We drove back in the morning to write the exam in the afternoon. Pete wrote one essay on alienation with me featured as leading man.

A short weekend trip to Swaziland, the Malolotja nature reserve. At that time sex across the colour line was streng verbode in ZA, with the natural result that all the white Johns streamed over the border to find their doubly illicit pleasures. One of the ladies in a downtown bar tried to pick up the three of us, not serially but altogether. Golly.

In the morning there was a strange quiet munching sound going on outside the tent, like a hundred herbivores browsing. Oddly enough that's exactly what it was - a mixed herd of zebra and wildebeest peacefully trimming the veldt. We were able to hike downriver to the falls since the big 5 were missing from the reserve: no lion, leopard, buffalo or elephant, just one lonely rhino who'd been orphaned, raised by humans, and now hung around the visitor center for company.

Greg decided to hare off to Swansea on some post-graduate quest. For a last Berg hike, Pete knew a place with an excellent cave and fine views which in the event hid itself irretrievably in the mists.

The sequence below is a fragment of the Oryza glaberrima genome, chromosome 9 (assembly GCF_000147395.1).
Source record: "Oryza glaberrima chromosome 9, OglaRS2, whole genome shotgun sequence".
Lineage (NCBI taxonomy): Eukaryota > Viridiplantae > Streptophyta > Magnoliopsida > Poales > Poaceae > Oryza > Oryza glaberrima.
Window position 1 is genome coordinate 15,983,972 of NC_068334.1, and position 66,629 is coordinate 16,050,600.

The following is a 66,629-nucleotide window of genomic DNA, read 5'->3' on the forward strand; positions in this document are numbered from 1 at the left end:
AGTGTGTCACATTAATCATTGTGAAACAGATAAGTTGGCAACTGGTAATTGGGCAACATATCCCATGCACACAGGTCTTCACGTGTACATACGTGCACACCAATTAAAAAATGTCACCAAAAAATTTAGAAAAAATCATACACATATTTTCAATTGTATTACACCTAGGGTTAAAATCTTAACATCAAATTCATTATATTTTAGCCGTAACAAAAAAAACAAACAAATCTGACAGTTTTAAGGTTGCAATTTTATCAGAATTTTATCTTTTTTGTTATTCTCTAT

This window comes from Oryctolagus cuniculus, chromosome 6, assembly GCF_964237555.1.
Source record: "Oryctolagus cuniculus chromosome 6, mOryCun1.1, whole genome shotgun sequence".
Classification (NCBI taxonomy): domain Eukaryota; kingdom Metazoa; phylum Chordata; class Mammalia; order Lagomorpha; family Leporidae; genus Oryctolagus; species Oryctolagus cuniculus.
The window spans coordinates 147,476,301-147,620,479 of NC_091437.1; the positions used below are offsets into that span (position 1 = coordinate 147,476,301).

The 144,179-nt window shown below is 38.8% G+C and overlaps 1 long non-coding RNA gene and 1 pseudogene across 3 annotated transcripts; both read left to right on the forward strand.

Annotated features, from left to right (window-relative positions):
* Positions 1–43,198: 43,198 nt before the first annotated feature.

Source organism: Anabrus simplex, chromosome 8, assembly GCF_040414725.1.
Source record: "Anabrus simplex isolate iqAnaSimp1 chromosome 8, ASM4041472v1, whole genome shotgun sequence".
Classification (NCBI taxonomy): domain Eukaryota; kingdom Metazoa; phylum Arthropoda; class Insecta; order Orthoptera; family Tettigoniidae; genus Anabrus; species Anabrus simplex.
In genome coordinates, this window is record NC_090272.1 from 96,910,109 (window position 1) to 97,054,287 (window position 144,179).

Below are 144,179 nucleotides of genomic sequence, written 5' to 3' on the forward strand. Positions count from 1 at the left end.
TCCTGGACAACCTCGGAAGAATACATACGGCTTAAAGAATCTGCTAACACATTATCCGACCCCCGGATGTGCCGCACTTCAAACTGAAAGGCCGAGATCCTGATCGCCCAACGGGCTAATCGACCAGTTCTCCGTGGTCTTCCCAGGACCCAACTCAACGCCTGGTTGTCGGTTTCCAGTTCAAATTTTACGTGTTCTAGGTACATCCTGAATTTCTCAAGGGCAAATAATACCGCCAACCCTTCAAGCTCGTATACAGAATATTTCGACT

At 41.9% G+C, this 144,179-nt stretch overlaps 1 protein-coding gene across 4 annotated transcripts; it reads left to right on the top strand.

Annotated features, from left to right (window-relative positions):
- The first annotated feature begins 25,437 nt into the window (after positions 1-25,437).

In the morning we made do with scrambled eggs and a bit of a view. I remember one morning like this when a freak of atmospherics seeded the air with ice crystals in a perfectly clear sky: the air sparkled, bright motes sliding down the morning light, tumbling and eddying over the cliffs, to disperse over the far dry plains.

Soon after Pete's obligation ended, he sold the house and embarked upon what looked from the outside to be a wholly successful life, lived on his own terms, always with kindness. The bachelors to their scattered bodies went but did not forget. The cancer diagnosis came about a week before the picture at the Brass Bell, now it is over. Another of his legacies is SERI. I admired Peter and enjoyed his company; I owe him a great deal; I'll miss him for the rest of my life. May his memory be eternal.

"When we lose certain people.. we may simply feel that we are undergoing something temporary, that mourning will be over and some restoration of prior order will be achieved. But maybe when we undergo what we do, something about who we are is revealed, something that delineates the ties we have to others, that shows us that these ties constitute what we are, ties or bonds that compose us. It is not as if an “I” exists independently over here and then simply loses a “you” over there, especially if the attachment to “you” is part of what composes who “I” am. If I lose you, under these conditions, then I not only mourn the loss, but I become inscrutable to myself. Who “am” I, without you? When we lose some of these ties by which we are constituted, we do not know who we are or what to do. On one level, I think "I have lost you” only to discover that “I” have gone missing as well."
- Judith Butler, via.

1 comment:

charles said...

a fitting tribute to a good friend who stayed to help when we did not